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Chris J. Theisen, Paul A. Kucera, and Michael R. Poellot


Tropical thunderstorms produce large amounts of cirrus anvil clouds, which have a large effect on the climate system. Modeling of the cirrus anvil is a very important factor in the driving processes in atmospheric, climate, and radiation budget models. The current research project is focused on determining the relationships between the thunderstorm intensity and cirrus anvil characteristics of storms during the Cirrus Regional Study of Tropical Anvils and Cirrus Layers–Florida Area Cirrus Experiment (CRYSTAL-FACE). During July 2002, 19 different storms were selected for analysis. A vertical profile of reflectivity was extracted for each cell in which the maximum reflectivity, and maximum 10- and 40-dBZ height were identified. A majority of the thunderstorms in this study were single cells or isolated multicell clusters initiated from outflow boundaries or sea-breeze interactions. The results show that a general thunderstorm life cycle characteristic time sequence was determined, finding that the maximum reflectivity occurred on average 10 min after the cell first appeared in the base scan reflectivity image. The anvil origin and maximum height were found to occur approximately 10 and 25 min after maximum reflectivity, respectively. The anvil’s mean particle size was found to increase with time and decrease with altitude. The opposite relationship holds true for the particle concentration. Contour analysis has shown that the particle size increased with increased thunderstorm intensity and time after maximum reflectivity. An increase in convective core intensity corresponds to increased anvil particle concentrations early after maximum reflectivity, as was observed.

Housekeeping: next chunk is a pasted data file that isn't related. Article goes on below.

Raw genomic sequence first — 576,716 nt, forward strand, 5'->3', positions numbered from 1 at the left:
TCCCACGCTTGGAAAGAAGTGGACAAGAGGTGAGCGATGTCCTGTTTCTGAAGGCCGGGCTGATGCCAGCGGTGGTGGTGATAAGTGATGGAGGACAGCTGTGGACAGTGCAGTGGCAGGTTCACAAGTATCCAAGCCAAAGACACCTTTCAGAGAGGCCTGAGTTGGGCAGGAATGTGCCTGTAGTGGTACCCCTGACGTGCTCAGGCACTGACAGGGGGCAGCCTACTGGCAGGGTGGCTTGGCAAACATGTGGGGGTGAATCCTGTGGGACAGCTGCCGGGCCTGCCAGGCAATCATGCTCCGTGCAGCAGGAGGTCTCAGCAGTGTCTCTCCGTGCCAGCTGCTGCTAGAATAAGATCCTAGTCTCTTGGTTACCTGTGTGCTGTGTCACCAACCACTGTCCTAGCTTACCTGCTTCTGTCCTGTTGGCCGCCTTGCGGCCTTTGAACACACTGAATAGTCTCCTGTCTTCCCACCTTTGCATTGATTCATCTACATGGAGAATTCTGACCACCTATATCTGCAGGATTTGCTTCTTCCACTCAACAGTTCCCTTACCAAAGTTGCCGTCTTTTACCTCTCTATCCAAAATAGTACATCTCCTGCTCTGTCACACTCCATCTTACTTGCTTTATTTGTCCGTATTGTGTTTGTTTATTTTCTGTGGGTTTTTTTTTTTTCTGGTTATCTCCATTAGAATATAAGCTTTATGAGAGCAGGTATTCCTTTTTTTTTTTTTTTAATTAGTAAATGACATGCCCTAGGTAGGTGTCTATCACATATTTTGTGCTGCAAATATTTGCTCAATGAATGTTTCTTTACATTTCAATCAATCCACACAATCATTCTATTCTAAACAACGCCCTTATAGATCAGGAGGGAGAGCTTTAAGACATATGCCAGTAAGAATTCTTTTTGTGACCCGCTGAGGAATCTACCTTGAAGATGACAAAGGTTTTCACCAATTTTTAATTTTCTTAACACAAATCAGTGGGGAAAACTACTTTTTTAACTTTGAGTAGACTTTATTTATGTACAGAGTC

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Mark A. Askelson, Chris J. Theisen, and Randall S. Johnson


Owing to their ease of use, “simplified” propagation models, like the equivalent Earth model, are commonly employed to determine radar data locations. With the assumption that electromagnetic rays follow paths of constant curvature, which is a fundamental assumption in the equivalent Earth model, propagation equations that do not depend upon the spatial transformation that is utilized in the equivalent Earth model are derived. This set of equations provides the true constant curvature solution and is less complicated, conceptually, as it does not depend upon a spatial transformation. Moreover, with the assumption of constant curvature, the relations derived herein arise naturally from ray tracing relations. Tests show that this new set of equations is more accurate than the equivalent Earth equations for a “typical” propagation environment in which the index of refraction n decreases linearly at the rate dn/dh = −1/4a, where h is height above ground and a is Earth’s radius. Moreover, this new set of equations performs better than the equivalent Earth equations for an exponential reference atmosphere, which provides a very accurate representation of the average atmospheric n structure in the United States. However, with this n profile the equations derived herein, the equivalent Earth equations, and the relation associated with a flat Earth constant curvature model produce relatively large height errors at low elevations and large ranges. Taylor series approximations of the new equations are examined. While a second-order Taylor series approximation for height performs well under “typical” propagation conditions, a convenient Taylor series approximation for great circle distance was not obtained.

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